The concept of symbiosis - defined in 1879 by de Bary as 'the living together of unlike organisms' - has a rich and convoluted history in biology. In part, because it questioned the concept of the individual, symbiosis fell largely outside mainstream science and has traditionally received less attention than other research disciplines. This is gradually changing. In nature organisms do not live in isolation but rather interact with, and are impacted by, diverse beings throughout their life histories. Symbiosis is now recognized as a central driver of evolution across the entire tree of life, including, for example, bacterial endosymbionts that provide insects with vital nutrients and the mitochondria that power our own cells. Symbioses between microbes and their multicellular hosts also underpin the ecological success of some of the most productive ecosystems on the planet, including hydrothermal vents and coral reefs. In November 2017, scientists working in fields spanning the life sciences came together at a Company of Biologists' workshop to discuss the origin, maintenance, and long-term implications of symbiosis from the complementary perspectives of cell biology, ecology, evolution and genomics, taking into account both model and non-model organisms. Here, we provide a brief synthesis of the fruitful discussions that transpired.

14.
Mol Biol Evol ; 35(4): 984-1002, 2018 04 01.
Artigo em Inglês | MEDLINE | ID: mdl-29149300

RESUMO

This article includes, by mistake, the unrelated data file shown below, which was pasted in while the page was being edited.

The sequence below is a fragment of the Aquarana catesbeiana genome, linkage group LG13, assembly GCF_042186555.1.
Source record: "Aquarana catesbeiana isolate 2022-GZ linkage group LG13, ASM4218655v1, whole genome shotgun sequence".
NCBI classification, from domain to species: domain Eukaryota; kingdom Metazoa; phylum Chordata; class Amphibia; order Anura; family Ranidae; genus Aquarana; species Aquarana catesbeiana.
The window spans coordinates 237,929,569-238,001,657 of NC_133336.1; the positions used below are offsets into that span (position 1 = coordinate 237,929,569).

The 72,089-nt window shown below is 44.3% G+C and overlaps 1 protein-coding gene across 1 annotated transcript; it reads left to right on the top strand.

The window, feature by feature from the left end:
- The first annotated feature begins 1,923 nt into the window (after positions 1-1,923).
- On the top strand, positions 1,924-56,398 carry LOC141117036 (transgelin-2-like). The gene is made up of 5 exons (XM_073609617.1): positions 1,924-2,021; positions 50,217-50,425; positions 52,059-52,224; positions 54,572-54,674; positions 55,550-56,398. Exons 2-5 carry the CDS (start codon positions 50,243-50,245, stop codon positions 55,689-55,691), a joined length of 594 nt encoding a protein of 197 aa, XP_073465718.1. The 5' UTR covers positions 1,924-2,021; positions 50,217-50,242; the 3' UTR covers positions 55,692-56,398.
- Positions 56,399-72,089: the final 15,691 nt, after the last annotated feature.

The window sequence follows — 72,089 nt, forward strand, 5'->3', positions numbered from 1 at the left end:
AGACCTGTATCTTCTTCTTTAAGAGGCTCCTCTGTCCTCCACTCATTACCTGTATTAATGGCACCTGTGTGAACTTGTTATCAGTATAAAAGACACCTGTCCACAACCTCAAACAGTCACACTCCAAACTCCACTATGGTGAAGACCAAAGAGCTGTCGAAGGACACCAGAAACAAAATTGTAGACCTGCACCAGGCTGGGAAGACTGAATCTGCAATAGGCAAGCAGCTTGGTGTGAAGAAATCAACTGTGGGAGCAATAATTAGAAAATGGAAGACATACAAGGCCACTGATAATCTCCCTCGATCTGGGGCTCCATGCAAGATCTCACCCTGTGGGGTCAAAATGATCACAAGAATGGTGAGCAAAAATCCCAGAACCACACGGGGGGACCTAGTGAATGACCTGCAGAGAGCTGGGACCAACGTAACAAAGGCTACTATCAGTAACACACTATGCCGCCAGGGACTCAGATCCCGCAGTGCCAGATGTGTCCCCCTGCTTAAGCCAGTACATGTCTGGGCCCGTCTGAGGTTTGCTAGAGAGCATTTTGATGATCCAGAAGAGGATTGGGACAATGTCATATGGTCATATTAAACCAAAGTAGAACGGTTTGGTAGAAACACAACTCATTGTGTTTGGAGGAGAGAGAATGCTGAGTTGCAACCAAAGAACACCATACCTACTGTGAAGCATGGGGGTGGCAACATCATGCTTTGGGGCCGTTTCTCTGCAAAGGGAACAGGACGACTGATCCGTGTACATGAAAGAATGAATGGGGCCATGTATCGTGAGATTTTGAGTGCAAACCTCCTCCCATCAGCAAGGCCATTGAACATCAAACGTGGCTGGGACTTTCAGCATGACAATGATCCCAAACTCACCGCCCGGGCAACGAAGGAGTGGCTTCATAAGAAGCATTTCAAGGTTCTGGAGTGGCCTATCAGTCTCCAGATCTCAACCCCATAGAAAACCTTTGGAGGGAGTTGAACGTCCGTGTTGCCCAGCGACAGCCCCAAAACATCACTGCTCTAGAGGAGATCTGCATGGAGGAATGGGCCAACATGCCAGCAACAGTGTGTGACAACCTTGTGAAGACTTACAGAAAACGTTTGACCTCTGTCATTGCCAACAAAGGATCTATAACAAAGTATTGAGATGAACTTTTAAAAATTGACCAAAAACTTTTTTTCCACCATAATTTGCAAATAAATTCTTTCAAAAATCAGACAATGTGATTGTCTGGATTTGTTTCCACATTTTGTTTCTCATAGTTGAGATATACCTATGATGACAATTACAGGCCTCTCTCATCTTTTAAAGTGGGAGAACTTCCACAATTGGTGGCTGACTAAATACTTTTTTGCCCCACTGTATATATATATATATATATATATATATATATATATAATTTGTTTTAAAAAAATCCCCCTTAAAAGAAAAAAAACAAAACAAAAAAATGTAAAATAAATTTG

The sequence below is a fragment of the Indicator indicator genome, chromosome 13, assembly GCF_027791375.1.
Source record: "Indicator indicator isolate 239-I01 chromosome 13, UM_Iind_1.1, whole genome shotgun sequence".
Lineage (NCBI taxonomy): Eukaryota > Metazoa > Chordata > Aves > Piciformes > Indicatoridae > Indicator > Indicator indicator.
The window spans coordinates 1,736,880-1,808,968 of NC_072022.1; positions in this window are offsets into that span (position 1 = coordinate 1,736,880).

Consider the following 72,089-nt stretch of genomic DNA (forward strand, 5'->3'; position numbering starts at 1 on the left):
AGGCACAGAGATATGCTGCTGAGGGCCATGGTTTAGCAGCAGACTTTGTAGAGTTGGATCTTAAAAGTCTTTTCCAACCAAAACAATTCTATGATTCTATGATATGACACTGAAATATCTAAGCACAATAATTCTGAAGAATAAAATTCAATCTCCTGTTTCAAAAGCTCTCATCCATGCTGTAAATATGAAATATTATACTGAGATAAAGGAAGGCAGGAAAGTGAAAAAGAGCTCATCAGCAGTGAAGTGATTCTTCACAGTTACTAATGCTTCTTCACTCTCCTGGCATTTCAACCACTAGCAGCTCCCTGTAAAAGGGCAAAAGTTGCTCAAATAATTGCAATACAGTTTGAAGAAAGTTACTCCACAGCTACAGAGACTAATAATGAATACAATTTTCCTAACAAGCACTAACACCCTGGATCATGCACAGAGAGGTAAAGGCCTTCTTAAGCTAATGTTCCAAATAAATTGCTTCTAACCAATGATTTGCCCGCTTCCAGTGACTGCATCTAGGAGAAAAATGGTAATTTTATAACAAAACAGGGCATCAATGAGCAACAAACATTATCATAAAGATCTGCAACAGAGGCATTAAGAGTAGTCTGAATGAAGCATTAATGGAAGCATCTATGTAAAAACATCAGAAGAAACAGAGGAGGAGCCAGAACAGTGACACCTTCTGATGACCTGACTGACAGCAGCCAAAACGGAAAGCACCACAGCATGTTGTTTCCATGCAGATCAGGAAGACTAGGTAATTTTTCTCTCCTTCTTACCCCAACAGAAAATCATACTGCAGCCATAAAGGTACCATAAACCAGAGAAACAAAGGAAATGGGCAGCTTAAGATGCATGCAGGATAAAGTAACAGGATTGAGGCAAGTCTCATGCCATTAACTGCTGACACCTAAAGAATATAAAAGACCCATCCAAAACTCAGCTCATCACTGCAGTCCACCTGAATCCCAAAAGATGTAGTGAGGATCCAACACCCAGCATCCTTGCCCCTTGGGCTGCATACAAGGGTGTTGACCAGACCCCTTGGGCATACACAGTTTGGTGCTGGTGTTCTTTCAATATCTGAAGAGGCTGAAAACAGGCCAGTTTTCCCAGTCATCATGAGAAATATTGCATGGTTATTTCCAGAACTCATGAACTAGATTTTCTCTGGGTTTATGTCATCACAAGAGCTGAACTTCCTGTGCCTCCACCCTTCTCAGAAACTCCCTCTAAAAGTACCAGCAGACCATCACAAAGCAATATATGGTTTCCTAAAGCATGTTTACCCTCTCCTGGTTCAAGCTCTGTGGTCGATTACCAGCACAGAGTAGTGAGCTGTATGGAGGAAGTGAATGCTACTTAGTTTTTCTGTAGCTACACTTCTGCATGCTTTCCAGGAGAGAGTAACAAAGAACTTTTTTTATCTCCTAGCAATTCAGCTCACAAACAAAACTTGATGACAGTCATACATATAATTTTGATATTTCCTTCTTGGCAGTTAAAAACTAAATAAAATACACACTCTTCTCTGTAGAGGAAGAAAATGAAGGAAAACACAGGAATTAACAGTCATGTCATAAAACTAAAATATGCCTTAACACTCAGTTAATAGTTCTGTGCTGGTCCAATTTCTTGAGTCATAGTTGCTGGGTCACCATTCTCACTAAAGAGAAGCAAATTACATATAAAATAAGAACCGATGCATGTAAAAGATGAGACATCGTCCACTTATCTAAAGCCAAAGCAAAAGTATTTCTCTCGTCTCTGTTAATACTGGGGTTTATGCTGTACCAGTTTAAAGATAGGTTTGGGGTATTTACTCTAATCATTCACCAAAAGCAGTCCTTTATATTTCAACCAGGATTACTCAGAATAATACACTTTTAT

Most phylogenetic models assume that the evolutionary process is stationary and reversible. In addition to being biologically improbable, these assumptions also impair inference by generating models under which the likelihood does not depend on the position of the root. Consequently, the root of the tree cannot be inferred as part of the analysis. Yet identifying the root position is a key component of phylogenetic inference because it provides a point of reference for polarizing ancestor-descendant relationships and therefore interpreting the tree. In this paper, we investigate the effect of relaxing the unrealistic reversibility assumption and allowing the position of the root to be another unknown. We propose two hierarchical models that are centered on a reversible model but perturbed to allow nonreversibility. The models differ in the degree of structure imposed on the perturbations. The analysis is performed in the Bayesian framework using Markov chain Monte Carlo methods for which software is provided. We illustrate the performance of the two nonreversible models in analyses of simulated data using two types of topological priors. We then apply the models to a real biological data set, the radiation of polyploid yeasts, for which there is robust biological opinion about the root position. Finally, we apply the models to a second biological alignment for which the rooted tree is controversial: the ribosomal tree of life. We compare the two nonreversible models and conclude that both are useful in inferring the position of the root from real biological data.